Sumatran rhino ‘hanging on by a thread’
Scientists have decoded the genome of the Sumatran rhino – one of the most threatened mammals on Earth.
Its genetic blueprint shows that populations have been in decline for a very long time.
The rhino’s troubles began during the last Ice Age, when its habitat shrunk, says a US team.
Since then, human pressures have caused numbers to dwindle further. There are now thought to be fewer than 250 individuals left in the wild.
“This species has been well on its way to extinction for a very long time,” said study researcher, Terri Roth at the Center for Conservation and Research of Endangered Wildlife at the Cincinnati Zoo and Botanical Garden.
The genome sequence data revealed the Pleistocene “was a roller-coaster ride for Sumatran rhinoceros populations,” added lead researcher, Dr Herman Mays of Marshall University in West Virginia.
The Pleistocene is the geological time period that lasted from about 2,588,000 to 11,700 years ago, spanning the world’s most recent Ice Age.
The researchers sequenced and analysed the first whole Sumatran rhino genome from a sample belonging to a well-known male at Cincinnati Zoo.
Ipuh lived at the zoo from the 1990s, but died four years ago at the age of 33. He sired three offspring, more than any other Sumatran rhino in the world, and deposited his genetic material in a gene bank.
From his DNA, scientists were able to model the population history of the Sumatran rhino.
They say the population approached 60,000 individuals about 950,000 years ago.
By about 12,000 years ago – the end of the Pleistocene – Sumatran rhinos had lost much of their suitable habitat, like many other large mammals.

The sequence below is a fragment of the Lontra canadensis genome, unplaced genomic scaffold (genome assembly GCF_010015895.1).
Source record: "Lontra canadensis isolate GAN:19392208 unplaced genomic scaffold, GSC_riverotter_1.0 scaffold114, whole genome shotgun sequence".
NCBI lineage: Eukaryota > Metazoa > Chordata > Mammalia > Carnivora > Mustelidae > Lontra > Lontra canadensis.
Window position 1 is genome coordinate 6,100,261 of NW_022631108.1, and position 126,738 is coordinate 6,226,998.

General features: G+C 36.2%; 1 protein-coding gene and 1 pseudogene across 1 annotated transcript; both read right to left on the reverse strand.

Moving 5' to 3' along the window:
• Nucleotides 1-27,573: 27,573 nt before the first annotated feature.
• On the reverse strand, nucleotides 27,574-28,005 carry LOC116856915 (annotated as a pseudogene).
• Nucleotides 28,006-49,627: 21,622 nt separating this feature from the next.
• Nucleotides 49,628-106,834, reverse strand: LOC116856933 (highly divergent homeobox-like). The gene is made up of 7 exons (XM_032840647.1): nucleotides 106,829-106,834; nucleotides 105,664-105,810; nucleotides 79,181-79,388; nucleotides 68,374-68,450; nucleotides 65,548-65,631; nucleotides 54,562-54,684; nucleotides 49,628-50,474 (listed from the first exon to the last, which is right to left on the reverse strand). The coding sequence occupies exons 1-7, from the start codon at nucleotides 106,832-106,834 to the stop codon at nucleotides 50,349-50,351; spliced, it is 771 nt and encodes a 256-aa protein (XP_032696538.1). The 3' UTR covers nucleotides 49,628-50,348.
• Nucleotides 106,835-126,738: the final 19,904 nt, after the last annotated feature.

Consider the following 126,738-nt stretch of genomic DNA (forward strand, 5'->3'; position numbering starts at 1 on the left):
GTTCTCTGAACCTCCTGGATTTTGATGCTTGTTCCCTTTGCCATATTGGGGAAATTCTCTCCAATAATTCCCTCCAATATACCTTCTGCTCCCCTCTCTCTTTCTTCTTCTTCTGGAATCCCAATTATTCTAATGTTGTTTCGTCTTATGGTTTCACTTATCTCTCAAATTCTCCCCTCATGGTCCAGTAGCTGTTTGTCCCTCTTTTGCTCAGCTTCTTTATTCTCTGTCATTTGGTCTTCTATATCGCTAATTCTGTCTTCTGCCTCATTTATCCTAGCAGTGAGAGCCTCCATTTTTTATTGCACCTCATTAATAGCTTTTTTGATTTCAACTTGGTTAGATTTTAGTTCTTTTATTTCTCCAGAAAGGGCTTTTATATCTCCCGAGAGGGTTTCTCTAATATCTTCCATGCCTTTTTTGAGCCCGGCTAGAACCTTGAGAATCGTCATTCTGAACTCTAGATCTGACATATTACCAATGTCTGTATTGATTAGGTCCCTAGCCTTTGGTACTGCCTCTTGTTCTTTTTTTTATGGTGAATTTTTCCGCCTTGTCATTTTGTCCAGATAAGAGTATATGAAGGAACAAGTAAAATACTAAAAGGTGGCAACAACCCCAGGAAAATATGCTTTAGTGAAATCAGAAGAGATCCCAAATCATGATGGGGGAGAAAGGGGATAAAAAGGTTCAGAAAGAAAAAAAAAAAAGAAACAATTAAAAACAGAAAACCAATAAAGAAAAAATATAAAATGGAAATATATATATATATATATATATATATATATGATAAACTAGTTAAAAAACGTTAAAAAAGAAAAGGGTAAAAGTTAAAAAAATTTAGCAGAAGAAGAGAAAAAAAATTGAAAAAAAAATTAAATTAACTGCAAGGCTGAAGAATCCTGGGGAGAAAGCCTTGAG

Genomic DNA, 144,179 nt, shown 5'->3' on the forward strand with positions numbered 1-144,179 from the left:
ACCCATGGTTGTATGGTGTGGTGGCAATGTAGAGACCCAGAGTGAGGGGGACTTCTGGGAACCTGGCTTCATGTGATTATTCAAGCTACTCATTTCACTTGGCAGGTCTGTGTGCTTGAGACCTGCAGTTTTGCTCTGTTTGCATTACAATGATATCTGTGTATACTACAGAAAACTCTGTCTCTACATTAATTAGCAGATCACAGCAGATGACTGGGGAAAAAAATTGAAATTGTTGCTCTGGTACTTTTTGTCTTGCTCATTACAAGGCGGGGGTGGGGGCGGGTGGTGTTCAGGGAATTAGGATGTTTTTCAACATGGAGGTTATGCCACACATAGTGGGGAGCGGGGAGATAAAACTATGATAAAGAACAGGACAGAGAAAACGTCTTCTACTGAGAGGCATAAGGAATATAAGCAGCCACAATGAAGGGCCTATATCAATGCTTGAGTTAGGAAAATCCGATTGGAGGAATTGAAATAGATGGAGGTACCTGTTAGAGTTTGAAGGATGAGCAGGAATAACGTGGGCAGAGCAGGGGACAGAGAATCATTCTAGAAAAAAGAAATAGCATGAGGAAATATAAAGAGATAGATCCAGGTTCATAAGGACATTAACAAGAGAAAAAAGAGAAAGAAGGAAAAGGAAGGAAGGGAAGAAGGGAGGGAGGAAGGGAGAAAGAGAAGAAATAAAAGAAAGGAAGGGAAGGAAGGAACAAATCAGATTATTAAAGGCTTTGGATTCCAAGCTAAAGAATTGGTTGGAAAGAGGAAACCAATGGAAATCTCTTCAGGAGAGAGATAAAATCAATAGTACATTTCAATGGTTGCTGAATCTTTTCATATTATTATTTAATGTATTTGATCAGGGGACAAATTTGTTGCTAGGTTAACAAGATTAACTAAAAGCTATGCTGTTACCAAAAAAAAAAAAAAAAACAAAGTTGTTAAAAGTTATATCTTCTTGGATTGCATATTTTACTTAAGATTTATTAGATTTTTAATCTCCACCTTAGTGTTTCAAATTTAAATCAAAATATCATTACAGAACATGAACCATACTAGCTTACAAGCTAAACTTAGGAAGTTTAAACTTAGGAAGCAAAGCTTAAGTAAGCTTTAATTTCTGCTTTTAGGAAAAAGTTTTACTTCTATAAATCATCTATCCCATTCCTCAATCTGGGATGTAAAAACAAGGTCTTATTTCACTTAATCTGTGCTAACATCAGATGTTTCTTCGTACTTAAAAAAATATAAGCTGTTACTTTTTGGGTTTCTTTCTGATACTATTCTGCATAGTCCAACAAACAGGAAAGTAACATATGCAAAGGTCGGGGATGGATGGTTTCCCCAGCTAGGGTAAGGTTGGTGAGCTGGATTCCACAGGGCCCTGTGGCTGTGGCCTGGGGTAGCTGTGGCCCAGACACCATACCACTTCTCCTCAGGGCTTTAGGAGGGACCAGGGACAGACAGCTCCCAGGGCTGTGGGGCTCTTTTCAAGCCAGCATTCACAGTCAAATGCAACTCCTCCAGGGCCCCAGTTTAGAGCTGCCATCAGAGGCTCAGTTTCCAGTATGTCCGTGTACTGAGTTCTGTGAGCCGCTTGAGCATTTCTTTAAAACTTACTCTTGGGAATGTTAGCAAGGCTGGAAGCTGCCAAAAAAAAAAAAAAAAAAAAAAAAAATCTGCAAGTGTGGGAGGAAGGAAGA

Land bridges exposed during the Ice Age connecting the islands of Borneo, Java, and Sumatra to the Malay Peninsula and mainland Asia had disappeared into the sea.
By 9,000 years ago, numbers had declined dramatically due to climate pressures.
“Their population bottomed out and never showed signs of recovery,” said Prof Mays.
“The Sumatran rhinoceros species is hanging on by a thread,” Dr Roth added. “We need to do more to save it.”
The Sumatran rhino once roamed from the foothills of the Himalayas in Bhutan and north-eastern India, through southern China, Myanmar, Thailand, Cambodia, Laos, Vietnam and the Malay Peninsula, and onto the islands of Sumatra and Borneo in Indonesia.
The species is now confined mainly to Sumatra and is listed as Critically Endangered by the International Union for the Conservation of Nature (IUCN).
The IUCN says over-hunting for its horn and other medicinal products has driven the animal to the brink of extinction.
There are over 20 Sumatran rhinos in captivity, mostly in Indonesia and Malaysia, with a few in the US.
Hundreds of large mammal species disappeared after the last Ice Age, due to climate change, loss of vegetation and human hunting.
Genetics gives researchers a window into the past; from a single whole genome sequence, they are able to model how the size of a population has changed over time.
This is particularly useful for ancient DNA or in very rare animal populations; it has been used to study the giant panda, passenger pigeon and the woolly mammoth.